Public Health Officer Tests Positive for COVID-19

As COVID-19 cases continue to surge around the Bay Area, Marin County’s newest confirmed case further illustrates that community transmission is already underway.

In a video message, Dr. Matt Willis, Marin’s Public Health Officer, announced that he had been diagnosed with COVID-19. Dr. Willis recorded the message from his home on Sunday night, where he has been self-quarantined from his family since his symptoms first appeared late last week. His test results were confirmed Sunday afternoon.

“My case is further proof that COVID-19 is with us,” said Dr. Willis. “While my symptoms are now mild, as most people’s will be, we also know that for many, especially our elders, this same illness can be life threatening.” Willis stressed the importance of sheltering-at-home, especially for the safety of older adults, vulnerable residents, and to ease the burden on health care workers.

Dr. Willis’ source of exposure is unknown, as he has been actively meeting with health care workers around the Bay Area as part of his work to coordinate Marin County’s response to COVID-19. 
“Either way, it’s a clear sign of what we’ve been saying all along,” said Willis. “I didn’t necessarily think I would be such an early example of the fact this is in our community.”

This announcement comes as an increasing number of healthcare workers regionally are also being diagnosed with the illness. To protect employees, the County, including Marin’s Emergency Operations Center (EOC), has exercised clear protocols to address staff who become ill, including asking employees to stay home if they show any symptoms, reporting any symptoms that develop during working hours, asking non-essential employees to work from home, maintaining sufficient social distancing in the workplace, and consistently using excellent hygiene and cleaning practices.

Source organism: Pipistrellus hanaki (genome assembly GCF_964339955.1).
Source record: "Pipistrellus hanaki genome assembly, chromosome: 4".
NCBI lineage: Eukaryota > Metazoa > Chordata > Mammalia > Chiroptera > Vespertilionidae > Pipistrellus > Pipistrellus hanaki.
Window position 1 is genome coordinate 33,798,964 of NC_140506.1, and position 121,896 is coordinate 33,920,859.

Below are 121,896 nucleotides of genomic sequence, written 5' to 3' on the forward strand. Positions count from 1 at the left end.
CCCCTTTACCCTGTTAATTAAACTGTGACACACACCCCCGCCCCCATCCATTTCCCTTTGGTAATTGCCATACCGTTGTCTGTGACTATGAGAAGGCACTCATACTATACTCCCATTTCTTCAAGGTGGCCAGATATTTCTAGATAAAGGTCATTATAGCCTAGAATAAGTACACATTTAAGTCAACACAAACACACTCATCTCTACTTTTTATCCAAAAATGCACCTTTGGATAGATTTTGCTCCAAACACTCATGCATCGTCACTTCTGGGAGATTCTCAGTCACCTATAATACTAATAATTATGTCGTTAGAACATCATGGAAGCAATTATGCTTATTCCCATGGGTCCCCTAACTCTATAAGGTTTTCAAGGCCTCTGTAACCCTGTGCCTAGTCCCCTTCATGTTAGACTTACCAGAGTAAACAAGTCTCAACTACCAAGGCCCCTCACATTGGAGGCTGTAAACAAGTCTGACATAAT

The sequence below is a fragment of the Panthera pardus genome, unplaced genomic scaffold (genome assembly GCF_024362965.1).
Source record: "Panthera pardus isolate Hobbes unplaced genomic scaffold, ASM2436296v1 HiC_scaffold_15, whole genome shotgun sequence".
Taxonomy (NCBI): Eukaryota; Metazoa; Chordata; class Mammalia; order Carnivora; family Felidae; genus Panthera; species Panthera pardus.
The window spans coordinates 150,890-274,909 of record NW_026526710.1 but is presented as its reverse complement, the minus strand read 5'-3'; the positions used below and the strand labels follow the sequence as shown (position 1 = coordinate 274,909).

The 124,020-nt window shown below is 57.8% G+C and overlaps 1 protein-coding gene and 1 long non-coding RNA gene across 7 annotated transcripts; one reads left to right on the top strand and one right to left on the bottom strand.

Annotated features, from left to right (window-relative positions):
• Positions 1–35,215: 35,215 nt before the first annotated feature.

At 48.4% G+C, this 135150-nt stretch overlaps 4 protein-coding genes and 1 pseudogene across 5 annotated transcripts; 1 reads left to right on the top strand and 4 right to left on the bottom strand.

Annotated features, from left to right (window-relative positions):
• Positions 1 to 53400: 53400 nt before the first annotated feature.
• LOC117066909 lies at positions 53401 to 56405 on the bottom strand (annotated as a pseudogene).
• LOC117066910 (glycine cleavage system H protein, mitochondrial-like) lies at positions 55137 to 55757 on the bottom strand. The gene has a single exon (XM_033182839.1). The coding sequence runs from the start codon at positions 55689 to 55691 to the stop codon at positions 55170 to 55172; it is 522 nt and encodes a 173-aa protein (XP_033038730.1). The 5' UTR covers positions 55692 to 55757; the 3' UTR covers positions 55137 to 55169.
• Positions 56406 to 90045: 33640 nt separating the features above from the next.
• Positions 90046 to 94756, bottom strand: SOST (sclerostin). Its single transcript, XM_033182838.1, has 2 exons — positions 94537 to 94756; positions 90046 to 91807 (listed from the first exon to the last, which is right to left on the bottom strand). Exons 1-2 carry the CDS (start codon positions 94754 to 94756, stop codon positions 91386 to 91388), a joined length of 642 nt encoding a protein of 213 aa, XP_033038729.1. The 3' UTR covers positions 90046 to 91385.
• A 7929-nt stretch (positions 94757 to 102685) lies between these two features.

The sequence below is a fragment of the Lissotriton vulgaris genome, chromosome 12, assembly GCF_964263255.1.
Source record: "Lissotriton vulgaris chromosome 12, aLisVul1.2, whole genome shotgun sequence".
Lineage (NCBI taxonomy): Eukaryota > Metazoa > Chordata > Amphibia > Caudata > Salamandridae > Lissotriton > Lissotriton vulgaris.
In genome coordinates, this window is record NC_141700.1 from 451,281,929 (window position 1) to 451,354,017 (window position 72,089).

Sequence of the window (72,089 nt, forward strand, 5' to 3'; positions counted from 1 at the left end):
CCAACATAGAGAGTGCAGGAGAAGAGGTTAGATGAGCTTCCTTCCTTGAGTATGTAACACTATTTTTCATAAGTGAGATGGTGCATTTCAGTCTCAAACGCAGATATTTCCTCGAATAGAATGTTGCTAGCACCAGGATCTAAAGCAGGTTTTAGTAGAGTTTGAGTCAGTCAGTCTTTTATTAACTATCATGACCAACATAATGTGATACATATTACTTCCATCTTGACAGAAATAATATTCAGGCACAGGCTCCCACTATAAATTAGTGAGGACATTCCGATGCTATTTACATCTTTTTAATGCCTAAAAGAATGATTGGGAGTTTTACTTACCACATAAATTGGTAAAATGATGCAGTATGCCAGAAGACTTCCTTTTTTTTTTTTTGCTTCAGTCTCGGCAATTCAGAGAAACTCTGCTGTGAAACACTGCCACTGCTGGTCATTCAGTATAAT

Hospitals, clinics and public health work environments are following new CDC guidance for potential workplace exposures. According to Deputy Public Health Officer, Dr Lisa Santora, “Basically, the recommendation is to keep working as long as you don’t have symptoms. That’s because we’re at a point where we’re assuming potential exposures, whether we know about them or not.” This in accordance with Governor’s Newsom’s Executive Order N-27-20 , which authorized first responders, health and human services care providers and workers who are asymptomatic (including those with known exposure to COVID-19 patients) to continue working subject to taking precautions to prevent transmission.

“Stay in place and limit anything outside the home to only essential trips, said Dr. Willis. “Because we’re seeing signs of our responders being exposed and pulled away from duty, we need to double down on our efforts to limit countywide exposures. You can help us lessen the burden on our healthcare system by simply slowing the rate of spread. That we do have some control over.”

"Stay In Place"